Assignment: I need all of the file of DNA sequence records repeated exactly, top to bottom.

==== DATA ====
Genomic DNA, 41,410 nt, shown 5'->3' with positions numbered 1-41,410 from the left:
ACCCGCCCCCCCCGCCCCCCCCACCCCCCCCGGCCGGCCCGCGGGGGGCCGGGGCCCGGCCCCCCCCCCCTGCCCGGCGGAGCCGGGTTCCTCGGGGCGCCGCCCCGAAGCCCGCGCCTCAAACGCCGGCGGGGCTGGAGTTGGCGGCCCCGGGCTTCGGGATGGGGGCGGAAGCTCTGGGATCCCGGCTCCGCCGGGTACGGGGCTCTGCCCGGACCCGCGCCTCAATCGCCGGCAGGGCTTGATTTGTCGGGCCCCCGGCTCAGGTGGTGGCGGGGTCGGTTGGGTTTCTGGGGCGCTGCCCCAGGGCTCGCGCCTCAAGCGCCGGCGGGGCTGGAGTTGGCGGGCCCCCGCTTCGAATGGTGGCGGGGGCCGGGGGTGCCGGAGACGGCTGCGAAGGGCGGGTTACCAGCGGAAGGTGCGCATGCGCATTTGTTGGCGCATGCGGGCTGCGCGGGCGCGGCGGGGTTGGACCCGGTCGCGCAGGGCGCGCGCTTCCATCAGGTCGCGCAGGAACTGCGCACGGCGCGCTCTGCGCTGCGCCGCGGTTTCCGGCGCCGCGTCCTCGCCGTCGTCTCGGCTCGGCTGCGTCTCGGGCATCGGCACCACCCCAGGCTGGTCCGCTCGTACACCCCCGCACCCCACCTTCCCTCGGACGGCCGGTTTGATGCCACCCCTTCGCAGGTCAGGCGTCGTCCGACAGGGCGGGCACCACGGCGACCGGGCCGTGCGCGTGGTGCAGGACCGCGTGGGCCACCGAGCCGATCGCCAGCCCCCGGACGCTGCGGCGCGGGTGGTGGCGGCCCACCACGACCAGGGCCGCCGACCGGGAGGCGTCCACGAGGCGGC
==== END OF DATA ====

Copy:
Genomic DNA, 41,410 nt, shown 5'->3' with positions numbered 1-41,410 from the left:
ACCCGCCCCCCCCGCCCCCCCCACCCCCCCCGGCCGGCCCGCGGGGGGCCGGGGCCCGGCCCCCCCCCCCTGCCCGGCGGAGCCGGGTTCCTCGGGGCGCCGCCCCGAAGCCCGCGCCTCAAACGCCGGCGGGGCTGGAGTTGGCGGCCCCGGGCTTCGGGATGGGGGCGGAAGCTCTGGGATCCCGGCTCCGCCGGGTACGGGGCTCTGCCCGGACCCGCGCCTCAATCGCCGGCAGGGCTTGATTTGTCGGGCCCCCGGCTCAGGTGGTGGCGGGGTCGGTTGGGTTTCTGGGGCGCTGCCCCAGGGCTCGCGCCTCAAGCGCCGGCGGGGCTGGAGTTGGCGGGCCCCCGCTTCGAATGGTGGCGGGGGCCGGGGGTGCCGGAGACGGCTGCGAAGGGCGGGTTACCAGCGGAAGGTGCGCATGCGCATTTGTTGGCGCATGCGGGCTGCGCGGGCGCGGCGGGGTTGGACCCGGTCGCGCAGGGCGCGCGCTTCCATCAGGTCGCGCAGGAACTGCGCACGGCGCGCTCTGCGCTGCGCCGCGGTTTCCGGCGCCGCGTCCTCGCCGTCGTCTCGGCTCGGCTGCGTCTCGGGCATCGGCACCACCCCAGGCTGGTCCGCTCGTACACCCCCGCACCCCACCTTCCCTCGGACGGCCGGTTTGATGCCACCCCTTCGCAGGTCAGGCGTCGTCCGACAGGGCGGGCACCACGGCGACCGGGCCGTGCGCGTGGTGCAGGACCGCGTGGGCCACCGAGCCGATCGCCAGCCCCCGGACGCTGCGGCGCGGGTGGTGGCGGCCCACCACGACCAGGGCCGCCGACCGGGAGGCGTCCACGAGGCGGC